Sunday, December 17
ft , j
Mr. I. Howard Chadwick, baritone, and Corporal Erlu Neeee, tenor,
who will have solo parts in the performance of "The Messiah."
Smith, Donley, Chadwick,
Neece Soloists in 'Messiah 7
Guilford Community Choir
Will Present Performance
Of Oratorio December 17
Mrs. Xorris Smith, Miss Beatrice
Donley, Erlu Neece. and I. Howard
Chadwick have been named as the solo
ists for Guilford's eighteenth perform
ance of Handel's oratorio, "The Mes
siah," which will be presented in Me
morial Hall on Sunday, December 17.
at 3 o'clock.
Mrs, Xorris Smith, who is taking
the soprano lead, was formerly from
Greensboro and sang with the choir
two years ago. She now resides in Mt.
Airy where she directs the choir of
the First Presbyterian Church.
Miss Beatrice Donley, contralto, is
a voice teacher at Meredith College
She is also a soloist at the First Pres
byterian Church in Greensboro. This
will be her first appearance at Guilford.
Corporal Erlu Neeee, a soloist at the
First Presbyterian Church in Greens
boro, sang "The Messiah" with the
Guilford choir three years ago. He
will have the tenor role.
Mr. Howard Chadwick, baritone, is
pastor of the First Moravian Church
The Guilford choir, under the direc
tion of Dr. Ezra H. F. Wels, Includes
students and residents of the commu
nity and Greensboro. The orchestra is
composed of players from Greensboro,
Burlington, Thomasville, and members
of our faculty and student body. Guil
ford presents more selections from "The
Messiah" than any other performance
in this vicinity.
"The Messiah" was composed in 24
days, and has since become Handel's
most successful and most familiar ora
King David Extends Reign
Over Founders Kitchen
David Caldwell, the chief cook iind
boltle washer in the kitchen nt Found
ers, is one of the assets of Guilford
who is not often noticed nnd rarely
appreciated. Few realize the time lie
has devoted to his work here. He lias
spent nineteen years cooking for Guil
ford students. He figures that he has
been cooking for 41 years in all in
such places as Philadelphia, Detroit,
and Canada, in hotels and cafeterias.
King David insists that he is a cook
and not a baker: there is a difference.
His specialty is roasting.
?•$ - s a > '
ffilr : li
Miss Ricks Lists New
Books Now in Library
Selections in Fields of
Fiction, Religion, History,
Literature, and Biography
The Guilford library Ims acquired
several new books in the liclds of lit
erature. fiction, history and biography.
Some of these which might be of in
terest io the students are. Walter
Chilly, Fit/htint/ ■/ II (I (/ , by Aubrey Lee
Brooks: Horn I inter Saturn, a biog
raphy of William Hazlit by Catherine
Mac Donald Mac Lean: Yttnl,ee From
OlliwiiiiK—Justice Holmes and family,
by Catherine Bowen : The li itihl ing of
■/ulna, by Masco DeLa Itoche: The liau
of sihnce, translated from Spanish by
Edunrdo Ma lea : t Haunted House unit
Other Short Stories, by Virginia Wooif:
The Wisdom of China anil India, by
Lin Yutans: The liadiant Life, by Un
fits Jones; The Fortunes of Falstaff,
by John Dover Wilson: The Miracle of
America, by Andre Maurois: The World
of Ycstcrdaii, by Stefan Zwelg: Mental
Health in College, by Clements Collar
Fry: and Searchlight on fence I'lans
by Edith Wymner.
Yankee From Olympus is a study of
the Holmes family through three gen
erations, ending with Chief Justice
Oliver Wendell Holmes who died in
1 !>•'!">. Justice Holmes is the central
figure nlid the greater part of the
biography is devoted to iiis life.
Tin ItHi hiititi of '/nlii4i is a narrative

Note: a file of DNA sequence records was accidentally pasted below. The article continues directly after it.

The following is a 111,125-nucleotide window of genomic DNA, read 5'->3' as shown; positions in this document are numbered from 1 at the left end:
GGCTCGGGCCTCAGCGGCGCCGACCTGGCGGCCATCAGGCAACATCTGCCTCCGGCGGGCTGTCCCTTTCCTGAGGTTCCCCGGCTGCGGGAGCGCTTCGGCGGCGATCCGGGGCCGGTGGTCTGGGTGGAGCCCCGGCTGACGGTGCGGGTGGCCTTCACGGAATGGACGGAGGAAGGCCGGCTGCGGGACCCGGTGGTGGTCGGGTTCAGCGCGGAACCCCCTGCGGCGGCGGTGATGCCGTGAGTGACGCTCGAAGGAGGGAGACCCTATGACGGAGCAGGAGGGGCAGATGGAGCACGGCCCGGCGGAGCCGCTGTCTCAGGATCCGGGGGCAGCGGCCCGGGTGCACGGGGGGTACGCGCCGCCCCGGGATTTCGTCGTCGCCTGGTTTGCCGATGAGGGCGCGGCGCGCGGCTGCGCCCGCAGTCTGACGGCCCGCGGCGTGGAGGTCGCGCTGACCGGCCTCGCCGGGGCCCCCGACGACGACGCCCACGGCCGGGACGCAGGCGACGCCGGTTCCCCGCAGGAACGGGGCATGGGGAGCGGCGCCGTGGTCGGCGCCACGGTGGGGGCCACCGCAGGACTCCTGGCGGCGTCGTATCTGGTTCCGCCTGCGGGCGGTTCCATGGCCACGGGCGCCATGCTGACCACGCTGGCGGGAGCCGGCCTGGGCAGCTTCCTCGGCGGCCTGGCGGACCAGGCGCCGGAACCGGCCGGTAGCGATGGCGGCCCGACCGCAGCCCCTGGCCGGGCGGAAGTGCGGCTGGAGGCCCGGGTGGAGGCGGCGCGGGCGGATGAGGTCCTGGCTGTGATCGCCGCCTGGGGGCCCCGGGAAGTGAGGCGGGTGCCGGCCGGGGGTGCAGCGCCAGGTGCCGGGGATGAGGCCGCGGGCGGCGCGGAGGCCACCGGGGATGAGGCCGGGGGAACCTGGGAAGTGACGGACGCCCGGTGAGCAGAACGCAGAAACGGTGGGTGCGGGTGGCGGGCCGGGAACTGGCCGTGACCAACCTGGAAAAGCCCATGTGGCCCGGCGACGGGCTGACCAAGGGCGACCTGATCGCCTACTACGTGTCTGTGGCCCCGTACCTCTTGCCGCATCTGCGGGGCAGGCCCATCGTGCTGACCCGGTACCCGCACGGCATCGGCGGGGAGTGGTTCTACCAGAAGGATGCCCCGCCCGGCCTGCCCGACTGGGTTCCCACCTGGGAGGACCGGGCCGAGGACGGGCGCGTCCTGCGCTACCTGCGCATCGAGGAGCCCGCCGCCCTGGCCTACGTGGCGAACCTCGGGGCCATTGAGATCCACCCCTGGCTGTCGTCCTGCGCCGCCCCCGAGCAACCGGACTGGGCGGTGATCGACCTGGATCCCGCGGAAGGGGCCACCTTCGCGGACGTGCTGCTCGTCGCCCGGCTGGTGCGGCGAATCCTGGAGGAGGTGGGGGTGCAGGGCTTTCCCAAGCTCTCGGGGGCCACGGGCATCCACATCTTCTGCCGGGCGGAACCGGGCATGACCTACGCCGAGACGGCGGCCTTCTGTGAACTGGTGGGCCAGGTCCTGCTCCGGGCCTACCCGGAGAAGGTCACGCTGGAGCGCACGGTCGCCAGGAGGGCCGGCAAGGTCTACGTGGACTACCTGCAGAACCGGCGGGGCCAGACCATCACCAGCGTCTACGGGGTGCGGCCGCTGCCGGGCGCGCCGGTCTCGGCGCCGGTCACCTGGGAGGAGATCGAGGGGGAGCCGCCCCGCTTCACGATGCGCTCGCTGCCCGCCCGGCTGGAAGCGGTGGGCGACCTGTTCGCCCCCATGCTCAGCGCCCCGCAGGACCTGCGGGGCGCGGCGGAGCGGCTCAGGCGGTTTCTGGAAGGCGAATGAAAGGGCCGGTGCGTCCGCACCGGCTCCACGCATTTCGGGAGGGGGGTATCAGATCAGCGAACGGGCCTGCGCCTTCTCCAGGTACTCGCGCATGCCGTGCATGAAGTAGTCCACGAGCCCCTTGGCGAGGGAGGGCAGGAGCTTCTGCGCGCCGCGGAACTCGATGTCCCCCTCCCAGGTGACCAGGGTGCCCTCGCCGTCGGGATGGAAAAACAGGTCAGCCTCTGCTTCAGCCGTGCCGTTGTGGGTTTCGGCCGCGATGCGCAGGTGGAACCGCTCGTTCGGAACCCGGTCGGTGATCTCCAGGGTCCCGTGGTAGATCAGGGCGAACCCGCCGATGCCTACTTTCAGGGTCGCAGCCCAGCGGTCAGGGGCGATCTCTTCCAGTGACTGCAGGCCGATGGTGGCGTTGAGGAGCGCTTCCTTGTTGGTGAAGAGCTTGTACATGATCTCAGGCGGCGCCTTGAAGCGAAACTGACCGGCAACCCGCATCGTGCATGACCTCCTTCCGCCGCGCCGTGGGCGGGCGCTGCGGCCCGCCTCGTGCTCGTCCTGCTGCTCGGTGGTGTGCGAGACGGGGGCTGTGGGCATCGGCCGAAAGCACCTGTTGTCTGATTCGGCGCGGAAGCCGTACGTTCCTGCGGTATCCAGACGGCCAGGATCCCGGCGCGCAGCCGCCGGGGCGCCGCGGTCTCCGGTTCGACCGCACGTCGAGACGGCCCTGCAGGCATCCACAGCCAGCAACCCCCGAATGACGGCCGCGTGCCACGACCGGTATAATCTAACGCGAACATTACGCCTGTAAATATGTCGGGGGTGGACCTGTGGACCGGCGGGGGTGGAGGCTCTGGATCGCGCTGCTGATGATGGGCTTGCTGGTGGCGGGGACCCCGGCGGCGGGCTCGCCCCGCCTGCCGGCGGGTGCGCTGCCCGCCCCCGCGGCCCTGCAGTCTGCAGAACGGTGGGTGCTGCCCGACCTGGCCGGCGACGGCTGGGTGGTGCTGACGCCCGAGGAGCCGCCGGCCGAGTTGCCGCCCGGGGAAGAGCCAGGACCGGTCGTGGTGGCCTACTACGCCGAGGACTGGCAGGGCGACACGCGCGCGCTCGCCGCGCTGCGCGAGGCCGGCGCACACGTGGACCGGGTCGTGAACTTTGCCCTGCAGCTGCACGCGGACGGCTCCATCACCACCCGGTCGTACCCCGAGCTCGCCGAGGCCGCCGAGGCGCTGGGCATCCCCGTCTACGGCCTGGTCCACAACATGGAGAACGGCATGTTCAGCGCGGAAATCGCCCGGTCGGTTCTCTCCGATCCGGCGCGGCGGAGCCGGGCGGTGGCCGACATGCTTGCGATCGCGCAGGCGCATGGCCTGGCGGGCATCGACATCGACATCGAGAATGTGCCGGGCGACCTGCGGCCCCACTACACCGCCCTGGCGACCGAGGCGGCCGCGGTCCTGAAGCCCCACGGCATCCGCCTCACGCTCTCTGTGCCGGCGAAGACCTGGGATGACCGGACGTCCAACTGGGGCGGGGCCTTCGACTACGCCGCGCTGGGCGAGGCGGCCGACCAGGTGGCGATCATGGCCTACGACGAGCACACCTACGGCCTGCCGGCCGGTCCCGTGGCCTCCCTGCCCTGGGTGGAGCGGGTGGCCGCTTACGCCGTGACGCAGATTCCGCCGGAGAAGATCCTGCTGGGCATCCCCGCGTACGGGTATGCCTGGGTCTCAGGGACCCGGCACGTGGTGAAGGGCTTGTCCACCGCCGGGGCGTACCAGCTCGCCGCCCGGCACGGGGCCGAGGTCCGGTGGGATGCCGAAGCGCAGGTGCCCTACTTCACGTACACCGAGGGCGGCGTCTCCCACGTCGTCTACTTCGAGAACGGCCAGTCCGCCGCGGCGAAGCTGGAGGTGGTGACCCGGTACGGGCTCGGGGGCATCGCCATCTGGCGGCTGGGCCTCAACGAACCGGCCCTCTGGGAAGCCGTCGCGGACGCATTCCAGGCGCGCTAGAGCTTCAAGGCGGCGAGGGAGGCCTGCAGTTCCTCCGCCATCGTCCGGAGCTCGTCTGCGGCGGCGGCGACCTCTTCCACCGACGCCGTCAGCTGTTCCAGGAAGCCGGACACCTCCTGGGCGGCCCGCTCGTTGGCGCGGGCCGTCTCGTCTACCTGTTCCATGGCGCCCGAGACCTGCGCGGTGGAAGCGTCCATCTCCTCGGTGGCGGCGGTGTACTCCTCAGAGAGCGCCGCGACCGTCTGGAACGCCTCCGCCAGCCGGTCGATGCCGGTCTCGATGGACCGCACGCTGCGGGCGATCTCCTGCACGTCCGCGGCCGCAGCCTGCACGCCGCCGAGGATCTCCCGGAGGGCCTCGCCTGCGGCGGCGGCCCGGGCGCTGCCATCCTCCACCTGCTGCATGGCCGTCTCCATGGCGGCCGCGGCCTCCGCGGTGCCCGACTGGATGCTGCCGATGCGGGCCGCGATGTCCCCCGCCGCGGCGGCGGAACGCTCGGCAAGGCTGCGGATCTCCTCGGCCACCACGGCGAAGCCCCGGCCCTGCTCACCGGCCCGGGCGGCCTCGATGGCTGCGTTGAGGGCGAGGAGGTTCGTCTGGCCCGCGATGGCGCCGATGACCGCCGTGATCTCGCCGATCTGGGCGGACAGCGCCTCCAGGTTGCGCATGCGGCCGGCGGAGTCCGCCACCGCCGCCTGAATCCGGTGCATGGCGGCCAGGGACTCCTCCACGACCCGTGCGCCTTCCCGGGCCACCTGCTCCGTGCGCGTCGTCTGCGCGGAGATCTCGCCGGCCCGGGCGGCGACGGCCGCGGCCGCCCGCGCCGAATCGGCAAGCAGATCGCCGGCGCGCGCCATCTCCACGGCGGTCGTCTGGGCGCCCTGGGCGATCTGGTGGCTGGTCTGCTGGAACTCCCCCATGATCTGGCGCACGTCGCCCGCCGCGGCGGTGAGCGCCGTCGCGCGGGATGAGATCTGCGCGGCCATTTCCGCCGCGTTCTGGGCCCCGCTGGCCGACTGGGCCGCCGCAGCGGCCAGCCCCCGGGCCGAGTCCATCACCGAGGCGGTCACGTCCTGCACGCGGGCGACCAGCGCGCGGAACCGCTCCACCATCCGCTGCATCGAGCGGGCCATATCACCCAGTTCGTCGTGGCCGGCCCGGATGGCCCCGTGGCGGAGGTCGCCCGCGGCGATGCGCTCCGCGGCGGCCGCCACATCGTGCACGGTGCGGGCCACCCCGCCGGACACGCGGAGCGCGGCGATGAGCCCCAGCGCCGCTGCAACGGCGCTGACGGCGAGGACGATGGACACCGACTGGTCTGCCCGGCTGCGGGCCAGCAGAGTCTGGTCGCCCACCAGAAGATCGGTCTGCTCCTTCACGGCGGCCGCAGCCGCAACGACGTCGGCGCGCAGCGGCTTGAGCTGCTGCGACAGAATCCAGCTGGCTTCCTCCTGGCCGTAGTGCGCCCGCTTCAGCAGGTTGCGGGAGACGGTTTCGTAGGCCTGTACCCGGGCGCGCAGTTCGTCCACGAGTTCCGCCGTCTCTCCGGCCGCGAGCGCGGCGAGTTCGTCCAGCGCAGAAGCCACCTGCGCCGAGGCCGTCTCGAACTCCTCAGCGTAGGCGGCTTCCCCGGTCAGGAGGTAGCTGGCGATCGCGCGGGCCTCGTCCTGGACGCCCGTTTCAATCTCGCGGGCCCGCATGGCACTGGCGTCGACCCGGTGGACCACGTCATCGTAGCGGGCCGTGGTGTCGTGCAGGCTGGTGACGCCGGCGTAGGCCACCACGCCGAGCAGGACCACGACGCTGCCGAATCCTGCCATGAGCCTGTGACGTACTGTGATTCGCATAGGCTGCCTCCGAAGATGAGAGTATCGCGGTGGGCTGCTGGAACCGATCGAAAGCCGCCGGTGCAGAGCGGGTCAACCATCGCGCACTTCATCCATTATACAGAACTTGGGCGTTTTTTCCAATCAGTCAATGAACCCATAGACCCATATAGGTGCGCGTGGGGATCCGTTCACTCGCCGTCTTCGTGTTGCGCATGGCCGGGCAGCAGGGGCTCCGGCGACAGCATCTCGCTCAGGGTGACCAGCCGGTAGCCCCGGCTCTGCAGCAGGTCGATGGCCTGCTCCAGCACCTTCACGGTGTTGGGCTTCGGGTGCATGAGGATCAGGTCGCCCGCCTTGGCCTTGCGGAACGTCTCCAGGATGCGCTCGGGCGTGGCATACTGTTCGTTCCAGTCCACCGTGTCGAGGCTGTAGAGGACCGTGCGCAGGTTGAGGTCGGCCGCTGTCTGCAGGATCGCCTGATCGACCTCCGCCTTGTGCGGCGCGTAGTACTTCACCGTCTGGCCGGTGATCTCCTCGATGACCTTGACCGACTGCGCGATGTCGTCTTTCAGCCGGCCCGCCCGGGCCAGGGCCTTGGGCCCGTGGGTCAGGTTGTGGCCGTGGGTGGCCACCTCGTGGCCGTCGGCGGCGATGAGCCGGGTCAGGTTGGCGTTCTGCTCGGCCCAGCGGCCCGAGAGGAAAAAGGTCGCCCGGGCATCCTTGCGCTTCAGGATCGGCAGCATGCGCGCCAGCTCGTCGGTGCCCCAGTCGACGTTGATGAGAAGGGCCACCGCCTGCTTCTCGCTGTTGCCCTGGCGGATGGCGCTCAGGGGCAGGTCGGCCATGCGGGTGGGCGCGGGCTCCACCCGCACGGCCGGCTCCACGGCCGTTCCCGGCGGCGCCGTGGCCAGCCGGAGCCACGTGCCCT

which goes hack to the 1850's when
I*lii 1 i]> and Adeline WliiteoaU migrated
to Canada and began the building of
( 'on ti ii i/id on Pa ill Four)
| Along with every one else David has
had his troubles with rationing and
points. His worst headache conies from
trying to find fats and sugar. But a
few shortages won't stop David. He
will think of something else to add to
his mixtures and stir vigorously with
a l>ig spoon.
David was horn and brought up in
Guilford county, lie enjoys going on
sight-seeing trips through tile north but
prefers living in the south. He is
planning a trip to New York next sum
mer during his vacation. He seems
(Continued on Page Four)
GUILFORD COLLEGE. N. C M DECEMBER 16. 1944
Hayes Leaves for
Bolivia to Teach in
University of Sucre
Katherine Dunstan From
Greensboro College Takes
Over Spanish Classes
I)r. Francis Hayes, associate pro
fessor of modern languages at Guil
ford College, lias been granted a leave
of absence from December 1 of this
year to the end of January, 10-10, in
order to accept a teaching position
in South America.
He is to be an instructor in English
and English literature at the Univer
sity of Sucre in Bolivia. At present
he is in Washington, I>. C. Dr. Hayes
will leave by plane for Bolivia this
month and Mrs. Hayes will come later
as soon as reservations are available.
Mrs. Katherine Dunstan is taking
Dr. Hayes' place in the language de
partment for the remainder of the cur
rent academic year. Mrs. Dunstan's
husband, who is professor of modern
languages at Greensboro College, is
assisting Mrs. Dunstan in the Spanish
Business Booms at College
Co-op; Plan Improvements
The Guilford College Co-operative,
which opened for business on October
14, had made a net profit of $50.38
up to December 1. Out of a total of
103 students registered for the cur
rent semester, over 80 students and
several faculty members own one or
more shares. The total capital of the
enterprise is $07.00.
Everyone on the campus is eligible
to buy a share in the co-op. It
is operated on a non-profit basis and
strives to give service to its members
by the system of collective ownership
instead of individual ownership, in a
corporation where people often have
Donald Werntz is the newly-elected
store manager. Clerks are volunteer
workers and receive no pay tor their
With the exception of textbooks the
college store lias sold out to the co-op.
Since its opening, improvements have
been made on the premises.
Scout Troops Present
Christmas Play Dec. 17
A Christmas program will be pre
sented by two Girl Scout troops, the
Boy Scouts, and the Brownie troop